Managing Change and Termination of Purchase
Amendments and Termination by Agreement
Commercial developments and trading relationships will inevitably change and things may go wrong. Ideally the contract and or terms and conditions of
business will have anticipated most problems or issues that might arise.
If circumstances demand that a variation to a contract takes place, there is normally little problem if you and your supplier agree to it, although the
contract may require the variation to be in a particular form.
In addition, if one party makes a concession for which the other gives no consideration then the change may need to be made by deed. If the parties agree
to terminate a contract, this is again straightforward but it ought to be recorded in writing.
Termination by One Party under the Terms of the Contract
Contracts often include a term enabling a party to terminate the contract at will by giving written notice. It will usually provide that termination takes
effect once a stated period has run after the date of the notice. Sometimes it will provide that such a notice can only be given after a stated minimum
contract period has run.
Breach of Contract and Termination by One Party Only
If only one party fails or refuses to perform the contract at all or to comply with one or more particular obligations under the contract, then, failing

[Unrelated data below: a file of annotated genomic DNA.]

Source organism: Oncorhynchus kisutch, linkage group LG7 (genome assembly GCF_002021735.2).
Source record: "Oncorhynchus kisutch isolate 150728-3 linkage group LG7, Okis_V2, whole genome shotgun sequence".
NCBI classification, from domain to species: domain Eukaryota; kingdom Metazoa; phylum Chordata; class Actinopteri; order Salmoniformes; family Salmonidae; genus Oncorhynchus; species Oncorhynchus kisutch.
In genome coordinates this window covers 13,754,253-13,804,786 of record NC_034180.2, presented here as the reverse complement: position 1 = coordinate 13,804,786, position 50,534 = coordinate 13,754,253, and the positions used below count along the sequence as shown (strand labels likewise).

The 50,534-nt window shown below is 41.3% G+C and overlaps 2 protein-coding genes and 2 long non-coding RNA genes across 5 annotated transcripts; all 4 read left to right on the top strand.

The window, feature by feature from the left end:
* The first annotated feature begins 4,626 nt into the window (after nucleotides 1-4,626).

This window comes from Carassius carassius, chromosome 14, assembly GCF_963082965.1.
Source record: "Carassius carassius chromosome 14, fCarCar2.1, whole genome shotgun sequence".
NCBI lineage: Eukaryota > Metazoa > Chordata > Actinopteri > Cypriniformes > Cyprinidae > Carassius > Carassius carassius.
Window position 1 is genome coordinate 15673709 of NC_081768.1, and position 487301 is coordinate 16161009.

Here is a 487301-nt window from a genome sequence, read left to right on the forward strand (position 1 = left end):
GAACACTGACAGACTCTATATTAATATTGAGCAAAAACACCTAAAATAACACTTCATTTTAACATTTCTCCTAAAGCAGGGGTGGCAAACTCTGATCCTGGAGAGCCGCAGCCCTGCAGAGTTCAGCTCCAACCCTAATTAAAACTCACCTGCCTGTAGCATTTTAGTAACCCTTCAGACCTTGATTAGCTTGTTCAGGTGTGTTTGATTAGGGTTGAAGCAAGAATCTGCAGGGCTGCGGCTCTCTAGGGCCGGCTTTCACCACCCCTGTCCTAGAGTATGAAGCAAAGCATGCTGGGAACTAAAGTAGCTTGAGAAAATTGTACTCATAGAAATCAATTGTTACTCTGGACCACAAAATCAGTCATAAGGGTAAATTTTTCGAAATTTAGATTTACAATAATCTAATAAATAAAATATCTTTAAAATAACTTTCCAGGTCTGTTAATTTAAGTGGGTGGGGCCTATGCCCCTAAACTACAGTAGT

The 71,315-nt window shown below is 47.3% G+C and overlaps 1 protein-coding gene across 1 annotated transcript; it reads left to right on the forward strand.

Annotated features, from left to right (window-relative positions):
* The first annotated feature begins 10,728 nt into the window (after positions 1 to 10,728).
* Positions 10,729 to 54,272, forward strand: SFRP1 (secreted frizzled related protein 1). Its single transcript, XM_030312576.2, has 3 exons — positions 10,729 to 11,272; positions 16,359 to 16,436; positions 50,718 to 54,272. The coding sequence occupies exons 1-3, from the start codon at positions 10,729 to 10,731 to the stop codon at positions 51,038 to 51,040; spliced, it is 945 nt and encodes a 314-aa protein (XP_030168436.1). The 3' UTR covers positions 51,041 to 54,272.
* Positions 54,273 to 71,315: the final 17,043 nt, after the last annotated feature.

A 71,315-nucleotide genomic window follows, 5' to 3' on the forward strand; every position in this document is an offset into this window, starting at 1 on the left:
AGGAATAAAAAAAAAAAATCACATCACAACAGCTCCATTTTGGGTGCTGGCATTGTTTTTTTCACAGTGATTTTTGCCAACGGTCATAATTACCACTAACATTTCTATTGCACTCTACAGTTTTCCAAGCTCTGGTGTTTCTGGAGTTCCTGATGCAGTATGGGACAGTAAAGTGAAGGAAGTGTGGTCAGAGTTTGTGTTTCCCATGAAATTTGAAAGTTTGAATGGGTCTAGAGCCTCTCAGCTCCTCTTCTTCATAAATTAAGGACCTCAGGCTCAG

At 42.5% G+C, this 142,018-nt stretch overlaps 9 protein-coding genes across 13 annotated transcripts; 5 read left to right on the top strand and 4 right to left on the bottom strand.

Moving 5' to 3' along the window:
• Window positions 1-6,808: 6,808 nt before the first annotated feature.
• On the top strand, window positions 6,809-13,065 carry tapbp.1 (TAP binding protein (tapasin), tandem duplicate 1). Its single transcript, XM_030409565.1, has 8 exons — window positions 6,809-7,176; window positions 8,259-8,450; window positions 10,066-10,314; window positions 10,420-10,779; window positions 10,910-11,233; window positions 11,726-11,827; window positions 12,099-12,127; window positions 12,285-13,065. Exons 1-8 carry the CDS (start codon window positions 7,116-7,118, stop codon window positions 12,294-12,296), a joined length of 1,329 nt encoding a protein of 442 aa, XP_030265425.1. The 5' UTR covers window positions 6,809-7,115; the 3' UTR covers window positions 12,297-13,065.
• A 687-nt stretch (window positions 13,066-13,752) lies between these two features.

negotiation, the other can generally sue for breach of contract to recover any losses he may suffer as a result.
Where that breach is fundamental (one which is serious in all of the circumstances e.g. it has significant consequences for the innocent party) or where
the term breached is stated to be a basic condition to be met (e.g. time is “of the essence”), the contract might be legally deemed as a result to be
terminated, or the innocent party in some cases might be entitled to consider the contract to be terminated. Where such a termination occurs, the innocent
party can still claim damages for loss suffered.
Damages for breach of contract are intended to compensate for the loss and damage suffered by the innocent party. However, consequential losses (e.g.
profit from resale) will normally be excluded in the supply contract or terms and conditions of sale and one cannot normally recover damages for purely
financial loss. An innocent party is under a duty to reduce (or mitigate) the extent of the damage he suffers.
Sometimes a contract will stipulate a fixed level of damages for default of particular term. If this figure is considered by the Court to be a penalty, the term will not be enforceable. Where one party is in breach of the term, it will be necessary for the other party to satisfy the Court that the term is
not a penalty which it can do by showing that it has a "legitimate interest" in the other party performing that obligation and that the fixed level of damages
is not out of all proportion to that legitimate interest.
Anticipating the possibility of you and your seller ending up in a dispute, a clause agreeing applicable law and dispute resolution issues would be
advisable (particularly in international transactions) so that you agree whether to settle a dispute in the Courts or, instead, opt for arbitration or, as
is now very common, alternative dispute resolution (ADR).